Credit: Alan Stonebraker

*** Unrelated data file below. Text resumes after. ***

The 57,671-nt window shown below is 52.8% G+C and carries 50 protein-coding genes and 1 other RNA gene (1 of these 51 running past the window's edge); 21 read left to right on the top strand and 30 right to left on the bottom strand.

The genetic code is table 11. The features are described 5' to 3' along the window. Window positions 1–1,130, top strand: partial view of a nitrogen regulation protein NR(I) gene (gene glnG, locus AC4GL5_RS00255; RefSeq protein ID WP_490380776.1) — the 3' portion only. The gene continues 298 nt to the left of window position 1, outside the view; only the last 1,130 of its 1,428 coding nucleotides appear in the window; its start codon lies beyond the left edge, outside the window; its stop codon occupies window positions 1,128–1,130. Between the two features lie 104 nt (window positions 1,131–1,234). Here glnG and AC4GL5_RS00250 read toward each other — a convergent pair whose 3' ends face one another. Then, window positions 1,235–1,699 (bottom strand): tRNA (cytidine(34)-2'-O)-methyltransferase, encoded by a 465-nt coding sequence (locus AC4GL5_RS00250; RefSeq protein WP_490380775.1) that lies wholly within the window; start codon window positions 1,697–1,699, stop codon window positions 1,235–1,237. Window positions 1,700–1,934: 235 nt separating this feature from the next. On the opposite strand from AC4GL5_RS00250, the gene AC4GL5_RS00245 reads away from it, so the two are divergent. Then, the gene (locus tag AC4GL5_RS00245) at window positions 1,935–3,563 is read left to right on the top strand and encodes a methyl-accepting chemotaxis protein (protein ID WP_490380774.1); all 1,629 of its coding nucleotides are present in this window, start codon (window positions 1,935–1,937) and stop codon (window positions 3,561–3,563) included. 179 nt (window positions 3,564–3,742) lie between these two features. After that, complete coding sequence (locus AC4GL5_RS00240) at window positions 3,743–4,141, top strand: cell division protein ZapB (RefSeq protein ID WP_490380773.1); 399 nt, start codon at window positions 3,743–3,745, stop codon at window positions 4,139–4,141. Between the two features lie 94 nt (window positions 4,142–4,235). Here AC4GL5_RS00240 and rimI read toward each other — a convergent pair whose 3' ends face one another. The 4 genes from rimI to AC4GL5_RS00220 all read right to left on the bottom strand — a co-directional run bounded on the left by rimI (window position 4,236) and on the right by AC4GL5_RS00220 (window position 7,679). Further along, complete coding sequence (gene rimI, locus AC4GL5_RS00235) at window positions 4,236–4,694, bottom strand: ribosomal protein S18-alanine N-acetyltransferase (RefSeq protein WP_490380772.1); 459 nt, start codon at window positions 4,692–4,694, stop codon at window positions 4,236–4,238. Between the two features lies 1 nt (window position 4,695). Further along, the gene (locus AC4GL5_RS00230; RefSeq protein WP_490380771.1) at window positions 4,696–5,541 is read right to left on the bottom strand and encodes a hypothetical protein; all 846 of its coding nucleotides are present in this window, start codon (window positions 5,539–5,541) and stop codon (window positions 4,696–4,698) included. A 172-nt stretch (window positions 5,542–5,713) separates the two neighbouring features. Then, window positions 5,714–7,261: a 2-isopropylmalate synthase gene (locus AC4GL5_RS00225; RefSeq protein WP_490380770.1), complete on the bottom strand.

Figure 1: Schematic of the XENON100 detector, showing the production of primary ($S1$) and secondary ($S2$) light from a particle interaction. A grid separates the sensitive volume, which contains liquid xenon, from the top, which contains xenon gas. Electrons produced by an interaction in the sensitive volume drift upwards in the electric field (generated by the grid and cathode) producing secondary light in the high-field region containing xenon gas. As depicted, the secondary light signal is much larger than the primary light signal. The drift time of the electrons causes a delay between the two light signals that allows reconstruction of the vertical position of the interaction to within $2mm$; the horizontal detection accuracy is $3mm$.